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Publication numberUS7866222 B2
Publication typeGrant
Application numberUS 12/024,871
Publication dateJan 11, 2011
Filing dateFeb 1, 2008
Priority dateFeb 1, 2008
Fee statusPaid
Also published asUS20090193884
Publication number024871, 12024871, US 7866222 B2, US 7866222B2, US-B2-7866222, US7866222 B2, US7866222B2
InventorsTroy Moore, R. Bret Rhinesmith, Tim Culp, George R. Price
Original AssigneeR. Bret Rhinesmith
Export CitationBiBTeX, EndNote, RefMan
External Links: USPTO, USPTO Assignment, Espacenet
Mobile vacuum sampling system
US 7866222 B2
Abstract
A mobile vacuum sampling system comprising: an inlet; a first filter; a gas sample vacuum pump; a solenoid valve; a sample tube; a pressure gauge; a first block valve; a second filter; a micro filter; a gasifier; a gas analyzer; and a computational, recording and/or analysis display device; wherein a natural gas stream enters the gas sample vacuum pump via the inlet and is compressed to between 3 and 5 psig; wherein the sample tube collects natural gas to be analyzed; wherein the gas analyzer is portable; wherein the gas analyzer analyzes gas samples from the sample tube; and wherein the entire system is contained within a truck or other mobile unit.
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Claims(16)
1. A mobile vacuum sampling system comprising:
(a) an inlet;
(b) a first filter;
(c) a gas sample vacuum pump;
(d) a solenoid valve;
(e) a sample tube;
(f) a pressure gauge;
(g) a first block valve;
(h) a second filter;
(i) a micro filter;
(j) a gasifier;
(k) a gas analyzer; and
(l) a computational, recording and/or analysis display device;
wherein the first filter is a membrane filter situated between the inlet and the gas sample vacuum pump;
wherein a natural gas stream enters the gas sample vacuum pump via the inlet and is compressed to between 3 and 5 psig;
wherein the solenoid valve is situated directly adjacent to the gas sample vacuum pump;
wherein the solenoid valve and gas sample vacuum pump are controlled by an electrical switch;
wherein when the solenoid valve is only open when the gas sample vacuum pump is on and pumping gas through the system;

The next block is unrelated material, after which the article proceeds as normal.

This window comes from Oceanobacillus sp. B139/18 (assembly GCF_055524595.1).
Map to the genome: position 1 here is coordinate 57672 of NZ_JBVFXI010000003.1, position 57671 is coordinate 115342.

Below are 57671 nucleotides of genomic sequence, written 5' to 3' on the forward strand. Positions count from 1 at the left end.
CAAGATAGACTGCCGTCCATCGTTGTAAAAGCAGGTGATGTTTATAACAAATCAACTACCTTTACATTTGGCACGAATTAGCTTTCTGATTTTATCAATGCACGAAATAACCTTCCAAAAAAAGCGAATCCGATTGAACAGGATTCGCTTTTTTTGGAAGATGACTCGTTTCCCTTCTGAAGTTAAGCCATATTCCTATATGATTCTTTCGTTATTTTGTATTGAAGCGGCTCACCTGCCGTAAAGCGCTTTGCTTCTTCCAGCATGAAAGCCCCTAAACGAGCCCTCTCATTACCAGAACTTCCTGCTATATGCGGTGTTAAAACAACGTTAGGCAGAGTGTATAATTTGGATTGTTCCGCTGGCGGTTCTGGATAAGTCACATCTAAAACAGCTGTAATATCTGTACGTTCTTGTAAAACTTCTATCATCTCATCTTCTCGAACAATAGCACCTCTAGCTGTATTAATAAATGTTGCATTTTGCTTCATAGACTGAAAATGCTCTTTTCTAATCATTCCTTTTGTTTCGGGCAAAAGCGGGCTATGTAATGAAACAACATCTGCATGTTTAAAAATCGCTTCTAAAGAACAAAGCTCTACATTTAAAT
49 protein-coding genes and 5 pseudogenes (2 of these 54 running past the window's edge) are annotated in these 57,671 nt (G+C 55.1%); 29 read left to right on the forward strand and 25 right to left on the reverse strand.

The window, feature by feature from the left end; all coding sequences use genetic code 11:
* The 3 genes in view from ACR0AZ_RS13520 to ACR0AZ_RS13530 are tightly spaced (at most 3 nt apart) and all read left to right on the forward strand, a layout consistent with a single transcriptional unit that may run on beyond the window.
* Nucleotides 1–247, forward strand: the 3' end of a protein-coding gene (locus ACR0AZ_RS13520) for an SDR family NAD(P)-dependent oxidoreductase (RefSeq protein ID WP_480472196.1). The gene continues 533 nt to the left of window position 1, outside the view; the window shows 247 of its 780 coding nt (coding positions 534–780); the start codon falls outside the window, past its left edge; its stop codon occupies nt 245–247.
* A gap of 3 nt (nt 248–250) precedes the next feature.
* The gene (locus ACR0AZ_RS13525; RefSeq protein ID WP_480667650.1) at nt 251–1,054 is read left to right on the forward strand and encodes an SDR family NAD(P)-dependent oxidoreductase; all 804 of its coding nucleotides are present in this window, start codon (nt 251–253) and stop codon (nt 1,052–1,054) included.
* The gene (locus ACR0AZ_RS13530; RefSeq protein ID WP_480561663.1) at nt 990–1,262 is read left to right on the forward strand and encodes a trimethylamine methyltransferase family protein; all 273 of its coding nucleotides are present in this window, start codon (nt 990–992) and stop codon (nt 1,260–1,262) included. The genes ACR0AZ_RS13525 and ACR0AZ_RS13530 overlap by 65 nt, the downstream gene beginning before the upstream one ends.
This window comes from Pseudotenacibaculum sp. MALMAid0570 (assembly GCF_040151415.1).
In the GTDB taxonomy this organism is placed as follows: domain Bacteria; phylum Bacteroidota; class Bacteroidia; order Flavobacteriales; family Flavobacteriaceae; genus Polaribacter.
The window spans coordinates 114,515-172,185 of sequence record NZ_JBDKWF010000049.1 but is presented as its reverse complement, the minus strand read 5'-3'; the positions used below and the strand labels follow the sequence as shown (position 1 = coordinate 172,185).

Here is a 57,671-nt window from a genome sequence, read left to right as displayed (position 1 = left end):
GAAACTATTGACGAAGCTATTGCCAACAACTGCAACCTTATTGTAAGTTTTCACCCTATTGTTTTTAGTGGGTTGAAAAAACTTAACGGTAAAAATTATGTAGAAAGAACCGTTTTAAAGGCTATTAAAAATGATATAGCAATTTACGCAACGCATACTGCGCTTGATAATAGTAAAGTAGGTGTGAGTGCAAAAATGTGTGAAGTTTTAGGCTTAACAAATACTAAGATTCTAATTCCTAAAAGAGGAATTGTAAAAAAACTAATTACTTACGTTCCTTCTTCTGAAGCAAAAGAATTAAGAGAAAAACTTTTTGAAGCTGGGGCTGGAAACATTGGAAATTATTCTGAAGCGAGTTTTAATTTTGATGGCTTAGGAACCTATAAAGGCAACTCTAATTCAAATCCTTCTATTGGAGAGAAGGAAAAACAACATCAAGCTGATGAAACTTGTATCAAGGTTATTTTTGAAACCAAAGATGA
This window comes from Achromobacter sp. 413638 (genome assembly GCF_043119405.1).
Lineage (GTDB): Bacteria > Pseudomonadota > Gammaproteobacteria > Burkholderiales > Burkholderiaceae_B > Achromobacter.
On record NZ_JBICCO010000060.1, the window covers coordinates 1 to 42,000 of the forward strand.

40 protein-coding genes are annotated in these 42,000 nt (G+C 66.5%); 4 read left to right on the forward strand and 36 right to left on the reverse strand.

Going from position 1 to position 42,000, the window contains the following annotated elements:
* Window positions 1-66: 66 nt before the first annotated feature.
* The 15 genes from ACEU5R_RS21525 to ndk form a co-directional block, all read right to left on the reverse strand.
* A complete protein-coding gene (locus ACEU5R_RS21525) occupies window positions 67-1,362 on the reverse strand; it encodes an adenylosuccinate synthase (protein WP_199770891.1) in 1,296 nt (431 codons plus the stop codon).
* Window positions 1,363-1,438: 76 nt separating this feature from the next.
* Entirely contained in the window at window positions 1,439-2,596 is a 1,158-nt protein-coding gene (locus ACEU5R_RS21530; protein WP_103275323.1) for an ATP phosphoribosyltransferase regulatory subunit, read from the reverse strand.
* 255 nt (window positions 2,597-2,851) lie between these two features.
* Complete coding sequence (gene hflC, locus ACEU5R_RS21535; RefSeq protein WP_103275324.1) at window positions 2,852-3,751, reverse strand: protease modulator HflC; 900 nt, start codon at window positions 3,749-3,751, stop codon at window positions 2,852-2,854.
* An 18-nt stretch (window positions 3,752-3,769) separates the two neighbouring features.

wherein when the vacuum pump is turned off, the solenoid valve is closed and prevents natural gas from flowing back through the compressor;
wherein the sample tube is located downstream of the solenoid valve;
wherein the sample tube collects natural gas to be analyzed;
wherein the pressure gauge is situated downstream of the sample tube and gauges the pressure in the sample tube;
wherein the purpose of the first block valve is to allow pressure to build in the sample tube prior to analysis of a natural gas sample;
wherein the system comprises a highest physical point;
wherein the second filter is a membrane filter situated downstream of the sample tube and at the highest physical point in the system;
wherein the micro filter is located downstream of the second filter and upstream of the gasifier;
wherein the micro filter removes solid particles from the natural gas stream prior to the stream entering the gas analyzer;
wherein the gasifier is situated downstream of the micro filter and ensures that any natural gas entering the gas analyzer is in gaseous phase;
wherein the gas analyzer is situated downstream of the gasifier;
wherein the gas analyzer is portable;
wherein the gas analyzer analyzes gas samples from the sample tube; and
wherein the entire system is contained within a truck or other mobile unit.
2. The mobile vacuum sampling system of claim 1, further comprising a drain, wherein the drain is located directly underneath the first filter.
3. The mobile vacuum sampling system of claim 1, wherein the gas sample vacuum pump is oil-free, explosion-proof and portable;
wherein the gas sample vacuum pump is manufactured of stainless steel or polytetrafluoroethylene; and
wherein the gas sample vacuum pump has a Class 1, Division 1 electrical rating.
4. The mobile vacuum sampling system of claim 3, wherein the vacuum pump compresses 0.6 cubic feet of gas per minute;
wherein the gas sample vacuum pump has the ability to overcome 26.9 inches of Hg on the inlet side of the pump; and
wherein the gas sample vacuum pump is run on 120-volt or 220-volt AC power.